Population Care

How primary care doctors can help prevent youth suicides

Tanya Albert Henry , Contributing News Writer

From vaccines to wearing a bicycle helmet, physicians counsel patients on a plethora of preventive care measures. There’s no reason suicide prevention shouldn’t be viewed the same way.

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Suicide is the second leading cause of death among people 15–24 years old; 80% of pediatricians surveyed who provide primary care to those older than 9 reported having had a patient attempt suicide during their career. Yet, only half of the physicians surveyed reported feeling prepared to talk about suicide prevention.

A recent Behavioral Health Integration (BHI) Collaborative webinar hosted by the AMA hosted looked at the data on adult and adolescent suicide ideation and the importance of screening patients on a routine basis. A practicing pediatrician shared how her practice has implemented suicide screening and prevention efforts in their clinic and residency training program, and offered tips on how other primary care physicians can implement similar measures.

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“When it comes to suicide, people panic,” pediatrician Cori Green, MD, director of behavioral health education and integration at Weill Cornell Medicine said during the webinar, “Practical strategies for managing suicidal ideation and reducing risk” (PDF).

“We need to learn what the tools are, learn the science and learn how to get help so we don’t panic because we really have to look at this through a prevention lens,” she said.

The AMA established the BHI Collaborative with seven other leading medical associations to help physicians to create practices that are able to help treat the whole patient. Learn more with the collaborative’s “Overcoming Obstacles” webinar series.



Dr. Green shared a fact sheet from the American Academy of Pediatrics that outlines these steps that physicians can take to help protect children and their families.

Screen for suicide risk by first choosing a validated screening tool such as the Ask Suicide-Screening Questions, the PHQ-9 Modified for Adolescents or the Columbia Suicide Severity Risk Scale. Learn how to score and document the results, then design a workflow for how you will screen patients and how you will handle the results.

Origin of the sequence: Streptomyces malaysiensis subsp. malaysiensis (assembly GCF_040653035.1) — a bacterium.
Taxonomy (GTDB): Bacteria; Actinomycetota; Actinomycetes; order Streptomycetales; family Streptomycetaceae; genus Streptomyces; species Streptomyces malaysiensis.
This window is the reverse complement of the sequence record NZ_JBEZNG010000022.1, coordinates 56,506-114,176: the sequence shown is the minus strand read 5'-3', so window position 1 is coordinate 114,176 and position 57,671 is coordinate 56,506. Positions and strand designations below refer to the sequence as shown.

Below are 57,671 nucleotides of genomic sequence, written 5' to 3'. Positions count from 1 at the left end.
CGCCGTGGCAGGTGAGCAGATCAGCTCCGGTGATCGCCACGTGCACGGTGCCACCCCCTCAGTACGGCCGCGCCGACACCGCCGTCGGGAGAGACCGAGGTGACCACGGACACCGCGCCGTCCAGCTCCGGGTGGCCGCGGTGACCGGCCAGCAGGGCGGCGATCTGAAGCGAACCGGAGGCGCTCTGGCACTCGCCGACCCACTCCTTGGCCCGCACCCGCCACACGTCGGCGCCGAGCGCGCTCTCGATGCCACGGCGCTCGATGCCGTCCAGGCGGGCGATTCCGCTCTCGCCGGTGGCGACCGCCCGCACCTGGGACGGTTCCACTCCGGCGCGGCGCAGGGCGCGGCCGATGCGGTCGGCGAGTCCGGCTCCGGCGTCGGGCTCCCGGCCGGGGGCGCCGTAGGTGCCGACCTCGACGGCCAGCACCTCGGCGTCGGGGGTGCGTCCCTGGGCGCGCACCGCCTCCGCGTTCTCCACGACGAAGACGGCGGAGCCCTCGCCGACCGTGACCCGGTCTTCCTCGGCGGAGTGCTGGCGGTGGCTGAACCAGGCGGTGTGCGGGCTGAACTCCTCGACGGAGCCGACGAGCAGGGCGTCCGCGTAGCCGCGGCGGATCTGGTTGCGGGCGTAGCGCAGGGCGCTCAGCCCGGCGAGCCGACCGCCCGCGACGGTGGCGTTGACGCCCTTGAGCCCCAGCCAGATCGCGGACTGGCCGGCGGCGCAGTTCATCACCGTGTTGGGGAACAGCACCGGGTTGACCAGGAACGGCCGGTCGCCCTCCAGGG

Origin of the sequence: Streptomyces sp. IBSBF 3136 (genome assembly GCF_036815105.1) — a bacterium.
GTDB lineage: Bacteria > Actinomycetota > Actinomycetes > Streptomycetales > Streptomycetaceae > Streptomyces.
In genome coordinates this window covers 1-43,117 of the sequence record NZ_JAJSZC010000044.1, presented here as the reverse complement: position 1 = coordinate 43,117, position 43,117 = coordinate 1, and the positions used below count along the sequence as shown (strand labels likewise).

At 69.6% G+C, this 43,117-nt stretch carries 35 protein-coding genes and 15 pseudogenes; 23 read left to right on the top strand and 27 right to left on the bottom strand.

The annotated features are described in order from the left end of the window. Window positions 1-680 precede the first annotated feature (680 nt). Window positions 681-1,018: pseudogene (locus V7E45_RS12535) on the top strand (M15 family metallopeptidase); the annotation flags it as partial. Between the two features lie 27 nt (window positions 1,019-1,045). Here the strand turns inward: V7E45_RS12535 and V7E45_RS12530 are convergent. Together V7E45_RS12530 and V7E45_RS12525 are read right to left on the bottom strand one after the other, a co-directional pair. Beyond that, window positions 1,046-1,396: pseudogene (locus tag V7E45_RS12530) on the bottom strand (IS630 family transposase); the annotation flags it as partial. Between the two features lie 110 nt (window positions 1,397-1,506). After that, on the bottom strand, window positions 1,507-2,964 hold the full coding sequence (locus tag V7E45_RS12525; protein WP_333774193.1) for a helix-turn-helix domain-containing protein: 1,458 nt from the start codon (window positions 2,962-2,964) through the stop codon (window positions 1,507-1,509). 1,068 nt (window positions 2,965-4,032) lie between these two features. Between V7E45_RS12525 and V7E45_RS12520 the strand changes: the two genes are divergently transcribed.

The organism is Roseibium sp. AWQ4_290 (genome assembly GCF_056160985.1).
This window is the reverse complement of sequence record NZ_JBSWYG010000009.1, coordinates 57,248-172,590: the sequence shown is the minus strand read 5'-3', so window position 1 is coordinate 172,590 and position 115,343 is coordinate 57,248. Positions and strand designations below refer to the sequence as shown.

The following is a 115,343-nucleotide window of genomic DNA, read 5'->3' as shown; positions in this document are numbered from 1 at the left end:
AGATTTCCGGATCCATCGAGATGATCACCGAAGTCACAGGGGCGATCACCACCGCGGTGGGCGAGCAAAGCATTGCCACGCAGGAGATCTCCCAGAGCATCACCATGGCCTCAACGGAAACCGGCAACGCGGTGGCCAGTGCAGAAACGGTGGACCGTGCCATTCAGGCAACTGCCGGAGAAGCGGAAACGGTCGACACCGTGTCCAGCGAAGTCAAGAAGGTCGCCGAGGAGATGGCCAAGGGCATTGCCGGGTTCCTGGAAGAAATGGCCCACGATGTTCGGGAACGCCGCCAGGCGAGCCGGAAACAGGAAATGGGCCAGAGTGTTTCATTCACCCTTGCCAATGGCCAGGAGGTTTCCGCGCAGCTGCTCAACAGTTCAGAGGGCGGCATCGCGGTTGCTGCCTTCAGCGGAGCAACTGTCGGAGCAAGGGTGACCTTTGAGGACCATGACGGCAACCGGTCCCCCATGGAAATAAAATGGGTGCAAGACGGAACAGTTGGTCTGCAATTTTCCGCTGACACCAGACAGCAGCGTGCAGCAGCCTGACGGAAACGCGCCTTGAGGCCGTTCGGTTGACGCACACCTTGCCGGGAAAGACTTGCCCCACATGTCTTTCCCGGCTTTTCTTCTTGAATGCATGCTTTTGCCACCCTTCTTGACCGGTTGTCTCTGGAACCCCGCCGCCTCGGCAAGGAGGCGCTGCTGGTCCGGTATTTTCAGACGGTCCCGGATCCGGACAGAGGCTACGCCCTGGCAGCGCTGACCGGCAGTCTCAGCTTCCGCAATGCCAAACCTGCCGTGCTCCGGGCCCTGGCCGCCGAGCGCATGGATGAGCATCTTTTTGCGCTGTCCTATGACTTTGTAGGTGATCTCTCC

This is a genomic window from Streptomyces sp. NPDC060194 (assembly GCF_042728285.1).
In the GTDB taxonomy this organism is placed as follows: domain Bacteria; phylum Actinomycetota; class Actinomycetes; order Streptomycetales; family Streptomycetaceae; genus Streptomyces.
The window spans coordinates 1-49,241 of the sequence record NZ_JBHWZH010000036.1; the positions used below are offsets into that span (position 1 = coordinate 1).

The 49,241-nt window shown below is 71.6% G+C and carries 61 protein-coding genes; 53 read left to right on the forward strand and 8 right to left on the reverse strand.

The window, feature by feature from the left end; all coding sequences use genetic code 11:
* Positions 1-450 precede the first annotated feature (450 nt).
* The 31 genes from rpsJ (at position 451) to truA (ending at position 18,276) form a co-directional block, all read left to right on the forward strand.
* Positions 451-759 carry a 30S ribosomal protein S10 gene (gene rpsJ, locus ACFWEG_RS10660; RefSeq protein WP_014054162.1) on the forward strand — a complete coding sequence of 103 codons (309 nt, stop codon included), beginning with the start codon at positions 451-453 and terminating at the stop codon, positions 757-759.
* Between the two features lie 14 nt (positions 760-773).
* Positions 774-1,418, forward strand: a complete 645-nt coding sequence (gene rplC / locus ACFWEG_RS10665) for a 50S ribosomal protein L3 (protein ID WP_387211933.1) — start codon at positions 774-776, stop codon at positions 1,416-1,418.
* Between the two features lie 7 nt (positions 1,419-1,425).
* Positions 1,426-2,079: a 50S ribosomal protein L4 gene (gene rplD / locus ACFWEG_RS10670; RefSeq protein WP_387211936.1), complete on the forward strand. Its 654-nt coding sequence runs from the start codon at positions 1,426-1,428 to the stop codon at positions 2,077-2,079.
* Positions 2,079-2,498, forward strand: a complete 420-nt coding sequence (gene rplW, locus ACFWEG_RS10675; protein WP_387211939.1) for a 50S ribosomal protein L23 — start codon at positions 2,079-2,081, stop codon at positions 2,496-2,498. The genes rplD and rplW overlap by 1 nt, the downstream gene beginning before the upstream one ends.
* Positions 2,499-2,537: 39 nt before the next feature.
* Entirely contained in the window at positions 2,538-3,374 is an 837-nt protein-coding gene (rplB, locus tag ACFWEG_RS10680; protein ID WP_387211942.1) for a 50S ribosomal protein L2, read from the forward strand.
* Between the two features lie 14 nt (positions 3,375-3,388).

Manage a positive screen by assessing the level of risk and intervening accordingly. For example:

  • Low risk—counsel the patient, refer them for help and follow up.
  • Moderate risk—counsel the patient, refer them for help, develop a safety plan and follow up.
  • Severe risk—counsel the patient, inform and engage parents, loved ones, caregivers and guardians, and ensure that they closely monitor the child, discuss removal of lethal means, develop a safety plan, make a crisis referral, and follow up.

Counsel about lethal means by asking about access that patients have to items they could harm themselves with. Talk about the importance of restricting access to firearms and sharp objects in the home, locking away medication, and removing belts, ropes and other suffocation devices.

Provide ongoing care and follow up by using a template to make a safety plan that is shared with and goes home with the patient, parents and caregivers, as well entered into the EHR. Make appropriate outpatient or crisis referrals. Make phone calls—known as “caring contacts”—to follow up with the child and caregiver.

Find out how physicians are demanding action on the suicide crisis in teens and young adults.

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Biological, psychological, social and environmental factors—along with life events—can be risk factors in suicide, according to webinar presenter Christine Yu Moutier, MD, chief medical officer for the American Foundation for Suicide Prevention.

In the last decade or so, science has provided evidence validating interventions that reduce suicide risk and there are steps health systems can take as they strive to reach the goal of zero suicides, including:

  • Educating clinicians and nonclinicians.
  • Getting routine consent to involve family at the start of treatment.
  • Providing routine screening and assessment.
  • Putting “caring contacts” in place systematically.
  • Establishing suicide-prevention steps in the EHR.

The Behavioral Health Integration (BHI) Compendium, a one-stop online collection of resources from eight national physician organizations designed to help you on your integrated health care journey no matter where you are on the path also is available.